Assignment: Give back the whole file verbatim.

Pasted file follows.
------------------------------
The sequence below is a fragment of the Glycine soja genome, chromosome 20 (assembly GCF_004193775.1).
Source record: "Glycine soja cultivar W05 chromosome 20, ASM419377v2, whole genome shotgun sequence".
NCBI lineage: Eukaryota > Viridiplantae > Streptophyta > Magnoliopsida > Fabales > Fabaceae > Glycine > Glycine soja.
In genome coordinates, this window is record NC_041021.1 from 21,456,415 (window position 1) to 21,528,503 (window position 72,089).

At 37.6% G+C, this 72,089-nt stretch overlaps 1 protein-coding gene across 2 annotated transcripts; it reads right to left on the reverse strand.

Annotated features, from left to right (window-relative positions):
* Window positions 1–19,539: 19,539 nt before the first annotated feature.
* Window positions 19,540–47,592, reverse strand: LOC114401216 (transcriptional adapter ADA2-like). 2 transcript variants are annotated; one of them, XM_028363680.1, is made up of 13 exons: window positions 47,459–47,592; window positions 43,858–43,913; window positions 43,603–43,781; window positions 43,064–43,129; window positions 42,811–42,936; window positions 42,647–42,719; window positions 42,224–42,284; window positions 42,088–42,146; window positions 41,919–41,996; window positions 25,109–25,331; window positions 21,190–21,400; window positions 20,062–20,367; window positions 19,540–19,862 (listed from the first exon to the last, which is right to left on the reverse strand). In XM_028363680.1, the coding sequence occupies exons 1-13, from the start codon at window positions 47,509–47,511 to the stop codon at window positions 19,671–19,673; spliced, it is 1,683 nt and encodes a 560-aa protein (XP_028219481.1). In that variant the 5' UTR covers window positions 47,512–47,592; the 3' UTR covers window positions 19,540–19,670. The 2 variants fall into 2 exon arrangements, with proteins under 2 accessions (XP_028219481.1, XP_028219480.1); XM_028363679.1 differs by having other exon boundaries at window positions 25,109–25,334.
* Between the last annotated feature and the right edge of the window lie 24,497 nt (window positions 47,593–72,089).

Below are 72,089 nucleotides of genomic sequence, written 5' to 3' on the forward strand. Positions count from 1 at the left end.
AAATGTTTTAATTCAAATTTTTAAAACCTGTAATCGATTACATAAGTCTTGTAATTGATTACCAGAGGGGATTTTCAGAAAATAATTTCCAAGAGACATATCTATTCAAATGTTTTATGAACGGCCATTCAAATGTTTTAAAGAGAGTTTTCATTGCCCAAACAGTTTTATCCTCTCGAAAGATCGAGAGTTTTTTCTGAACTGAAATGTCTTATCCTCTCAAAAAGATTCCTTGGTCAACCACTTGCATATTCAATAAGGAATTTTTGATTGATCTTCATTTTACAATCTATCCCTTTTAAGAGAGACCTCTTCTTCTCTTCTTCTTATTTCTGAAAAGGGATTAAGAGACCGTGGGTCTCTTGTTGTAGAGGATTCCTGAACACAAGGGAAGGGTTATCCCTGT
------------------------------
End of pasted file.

The sequence below is a fragment of the Glycine soja genome, chromosome 20 (assembly GCF_004193775.1).
Source record: "Glycine soja cultivar W05 chromosome 20, ASM419377v2, whole genome shotgun sequence".
NCBI lineage: Eukaryota > Viridiplantae > Streptophyta > Magnoliopsida > Fabales > Fabaceae > Glycine > Glycine soja.
In genome coordinates, this window is record NC_041021.1 from 21,456,415 (window position 1) to 21,528,503 (window position 72,089).

At 37.6% G+C, this 72,089-nt stretch overlaps 1 protein-coding gene across 2 annotated transcripts; it reads right to left on the reverse strand.

Annotated features, from left to right (window-relative positions):
* Window positions 1–19,539: 19,539 nt before the first annotated feature.
* Window positions 19,540–47,592, reverse strand: LOC114401216 (transcriptional adapter ADA2-like). 2 transcript variants are annotated; one of them, XM_028363680.1, is made up of 13 exons: window positions 47,459–47,592; window positions 43,858–43,913; window positions 43,603–43,781; window positions 43,064–43,129; window positions 42,811–42,936; window positions 42,647–42,719; window positions 42,224–42,284; window positions 42,088–42,146; window positions 41,919–41,996; window positions 25,109–25,331; window positions 21,190–21,400; window positions 20,062–20,367; window positions 19,540–19,862 (listed from the first exon to the last, which is right to left on the reverse strand). In XM_028363680.1, the coding sequence occupies exons 1-13, from the start codon at window positions 47,509–47,511 to the stop codon at window positions 19,671–19,673; spliced, it is 1,683 nt and encodes a 560-aa protein (XP_028219481.1). In that variant the 5' UTR covers window positions 47,512–47,592; the 3' UTR covers window positions 19,540–19,670. The 2 variants fall into 2 exon arrangements, with proteins under 2 accessions (XP_028219481.1, XP_028219480.1); XM_028363679.1 differs by having other exon boundaries at window positions 25,109–25,334.
* Between the last annotated feature and the right edge of the window lie 24,497 nt (window positions 47,593–72,089).

Below are 72,089 nucleotides of genomic sequence, written 5' to 3' on the forward strand. Positions count from 1 at the left end.
AAATGTTTTAATTCAAATTTTTAAAACCTGTAATCGATTACATAAGTCTTGTAATTGATTACCAGAGGGGATTTTCAGAAAATAATTTCCAAGAGACATATCTATTCAAATGTTTTATGAACGGCCATTCAAATGTTTTAAAGAGAGTTTTCATTGCCCAAACAGTTTTATCCTCTCGAAAGATCGAGAGTTTTTTCTGAACTGAAATGTCTTATCCTCTCAAAAAGATTCCTTGGTCAACCACTTGCATATTCAATAAGGAATTTTTGATTGATCTTCATTTTACAATCTATCCCTTTTAAGAGAGACCTCTTCTTCTCTTCTTCTTATTTCTGAAAAGGGATTAAGAGACCGTGGGTCTCTTGTTGTAGAGGATTCCTGAACACAAGGGAAGGGTTATCCCTGT